Filipinos Remain Resilient, But Do They Have a Choice?

In the Aftermath of Typhoon Yolanda (International Name Haiyan) Filipinos Remain Resilient, But Do They Have a Choice?

By: Trevor Donald

Last Saturday morning, many from Canada’s Filipino community turned on the TV to learn that Super Typhoon Yolanda (known internationally as Typhoon Haiyan) struck their country leaving areas in mud and ruin. They have been since trying to determine if family and neighbors are amongst the hundreds of thousands of displaced persons. The Category 5 storm moved very quickly and passed over the country with great intensity with winds at times comparable to the force of a tornado. Typhoon Haiyan was one of the most extreme storms ever recorded affecting 11.8 million people in a country with a population of over 96 million.

Many have described Filipinos as being very resilient throughout the ordeal. In a country where the effects of climate have been forecasted to be devastating but whose carbon emissions are negligible, the people in that country are resilient because they have no choice but to be resilient. With no one accountable for what the Philippine Lead Investigator to the UN Climate Summit in Warsaw, Yeb Saño describes as “A future where super typhoons like Haiyan become a fact of life” what other choice do they have but to keep going, to display that so-called, so admirable resilience?

Saño, also said “Disasters are never natural. They are the intersection of factors other than physical. They are the accumulation of the constant breach of economic, social, and environmental thresholds. Most of the time disasters is a result of inequity and the poorest people of the world are at greatest risk because of their vulnerability and decades of maldevelopment, which I must assert is connected to the kind of pursuit of economic growth that dominates the world; the same kind of pursuit of so-called economic growth and unsustainable consumption that has altered the climate system.”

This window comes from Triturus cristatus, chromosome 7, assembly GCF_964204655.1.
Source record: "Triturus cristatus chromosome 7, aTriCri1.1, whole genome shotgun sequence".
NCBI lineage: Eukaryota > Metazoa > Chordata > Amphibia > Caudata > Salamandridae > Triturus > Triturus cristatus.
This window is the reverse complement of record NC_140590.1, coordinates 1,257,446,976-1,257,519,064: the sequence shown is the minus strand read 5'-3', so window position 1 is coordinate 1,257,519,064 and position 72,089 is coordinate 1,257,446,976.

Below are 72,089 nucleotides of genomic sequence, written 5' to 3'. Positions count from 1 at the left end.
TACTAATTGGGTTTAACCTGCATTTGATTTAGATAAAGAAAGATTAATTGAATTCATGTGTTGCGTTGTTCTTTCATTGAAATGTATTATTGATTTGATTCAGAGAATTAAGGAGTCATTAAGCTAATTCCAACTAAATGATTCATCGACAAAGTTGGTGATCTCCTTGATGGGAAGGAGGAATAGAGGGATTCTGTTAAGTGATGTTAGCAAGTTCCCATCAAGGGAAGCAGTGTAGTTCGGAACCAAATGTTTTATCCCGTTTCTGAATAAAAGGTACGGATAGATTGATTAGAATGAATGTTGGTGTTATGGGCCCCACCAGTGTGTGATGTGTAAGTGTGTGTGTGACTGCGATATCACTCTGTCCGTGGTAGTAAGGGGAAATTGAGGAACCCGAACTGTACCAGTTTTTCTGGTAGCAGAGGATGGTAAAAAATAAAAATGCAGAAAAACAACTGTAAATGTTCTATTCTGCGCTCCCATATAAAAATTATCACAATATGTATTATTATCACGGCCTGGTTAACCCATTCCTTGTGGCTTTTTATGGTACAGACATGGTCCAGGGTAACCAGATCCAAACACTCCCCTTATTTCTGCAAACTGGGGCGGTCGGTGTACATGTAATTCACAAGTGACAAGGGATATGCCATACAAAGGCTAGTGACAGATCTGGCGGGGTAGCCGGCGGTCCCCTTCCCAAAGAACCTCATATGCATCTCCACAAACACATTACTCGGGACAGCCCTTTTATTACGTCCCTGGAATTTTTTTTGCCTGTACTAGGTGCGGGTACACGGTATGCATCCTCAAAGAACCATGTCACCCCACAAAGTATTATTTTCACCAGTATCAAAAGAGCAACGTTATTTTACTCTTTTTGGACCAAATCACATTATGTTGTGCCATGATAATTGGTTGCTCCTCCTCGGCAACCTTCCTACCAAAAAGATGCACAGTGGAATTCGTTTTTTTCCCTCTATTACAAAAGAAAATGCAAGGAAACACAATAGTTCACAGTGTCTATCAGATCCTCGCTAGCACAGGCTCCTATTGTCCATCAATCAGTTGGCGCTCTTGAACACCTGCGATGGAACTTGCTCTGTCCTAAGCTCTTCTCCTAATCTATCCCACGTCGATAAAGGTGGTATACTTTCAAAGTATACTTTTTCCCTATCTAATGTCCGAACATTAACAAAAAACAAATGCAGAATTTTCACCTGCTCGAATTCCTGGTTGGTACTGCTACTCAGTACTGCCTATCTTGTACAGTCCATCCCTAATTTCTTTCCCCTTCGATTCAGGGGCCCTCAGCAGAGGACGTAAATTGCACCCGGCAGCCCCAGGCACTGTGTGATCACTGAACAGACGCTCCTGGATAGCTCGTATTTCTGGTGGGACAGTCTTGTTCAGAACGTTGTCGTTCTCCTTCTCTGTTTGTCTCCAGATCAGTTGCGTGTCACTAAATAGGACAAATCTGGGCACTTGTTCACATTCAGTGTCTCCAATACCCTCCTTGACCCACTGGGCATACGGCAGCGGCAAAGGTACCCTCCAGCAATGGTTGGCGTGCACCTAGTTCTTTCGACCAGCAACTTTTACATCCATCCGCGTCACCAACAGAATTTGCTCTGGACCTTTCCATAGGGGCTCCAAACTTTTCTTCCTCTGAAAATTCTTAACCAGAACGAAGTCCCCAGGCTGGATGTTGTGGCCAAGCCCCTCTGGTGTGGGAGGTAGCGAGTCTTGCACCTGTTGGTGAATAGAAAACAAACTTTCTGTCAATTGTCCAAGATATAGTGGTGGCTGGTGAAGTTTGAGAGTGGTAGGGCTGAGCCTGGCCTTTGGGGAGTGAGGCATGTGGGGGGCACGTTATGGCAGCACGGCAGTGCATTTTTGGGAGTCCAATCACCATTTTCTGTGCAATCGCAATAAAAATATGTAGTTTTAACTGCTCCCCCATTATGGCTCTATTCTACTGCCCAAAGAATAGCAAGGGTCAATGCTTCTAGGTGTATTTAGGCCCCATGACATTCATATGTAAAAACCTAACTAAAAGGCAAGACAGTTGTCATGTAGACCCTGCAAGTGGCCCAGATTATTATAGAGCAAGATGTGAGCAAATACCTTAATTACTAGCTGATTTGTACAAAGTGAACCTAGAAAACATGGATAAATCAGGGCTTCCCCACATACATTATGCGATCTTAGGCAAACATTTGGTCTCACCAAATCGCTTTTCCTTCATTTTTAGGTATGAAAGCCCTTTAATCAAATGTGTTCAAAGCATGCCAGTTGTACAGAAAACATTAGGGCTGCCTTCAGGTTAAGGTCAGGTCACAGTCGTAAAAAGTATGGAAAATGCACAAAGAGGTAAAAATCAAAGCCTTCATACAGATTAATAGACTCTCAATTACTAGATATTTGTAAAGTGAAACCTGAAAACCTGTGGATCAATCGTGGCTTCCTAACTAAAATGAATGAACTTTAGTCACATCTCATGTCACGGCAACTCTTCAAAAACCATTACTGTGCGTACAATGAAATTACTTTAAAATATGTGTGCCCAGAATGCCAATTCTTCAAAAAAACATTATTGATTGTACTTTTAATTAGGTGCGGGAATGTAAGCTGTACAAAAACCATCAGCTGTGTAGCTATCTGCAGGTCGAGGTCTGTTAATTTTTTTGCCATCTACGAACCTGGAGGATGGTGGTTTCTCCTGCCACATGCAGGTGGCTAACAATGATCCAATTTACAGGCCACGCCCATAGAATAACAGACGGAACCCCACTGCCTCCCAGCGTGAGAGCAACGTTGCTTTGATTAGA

It is somewhat true in saying these disasters do not just happen. Disasters of this proportion are as natural as they are man-made. I spoke to an expert in this field to see what his view was on how the climate and the Philippine landscape has been altered and how it is making the impact of natural disasters much more intense.

Dr. Brad Walters of Mount Allison University’s Environment and Geography Department has lived and conducted academic research in the Philippines. He first travelled to the country in the early 90’s after a tropical storm hit an area causing flash floods and landslides. He said in terms of topography the Philippines is mountainous creating interactions with the landscape when storms do hit the regions. Intense wind and rain often result in flooding, soil erosion and sometimes landslides.

Walters said topography and geography is only one of the problems when storms like these occur, “The other problem is the socio-economical one where you have a country with instances of extreme poverty and inequality.” Walters also explained “Most homes are made of fragile material like bamboo, palm thatch and wood; sure they are sturdy given what materials they have to work with, but bamboo and other related material cannot build homes strong enough to withstand a hurricane or typhoon. This vulnerability of home construction is directly related to poverty and inequality because few people can afford construction with more durable materials.” Walters pointed out too that with better incomes you see a switch to building homes with concrete that are able to better withstand extreme weather events. Walters also said poverty and inequality has led to unsustainable deforestation which increases the effect typhoons and hurricanes have on the landscape.  He said that densely populated areas are also a factor and that, “Most people outside of the cities heavily rely on farming for subsistence to feed themselves and their families. With these farms wiped out by the typhoon, food security will definitely be an issue until crops can be replanted.”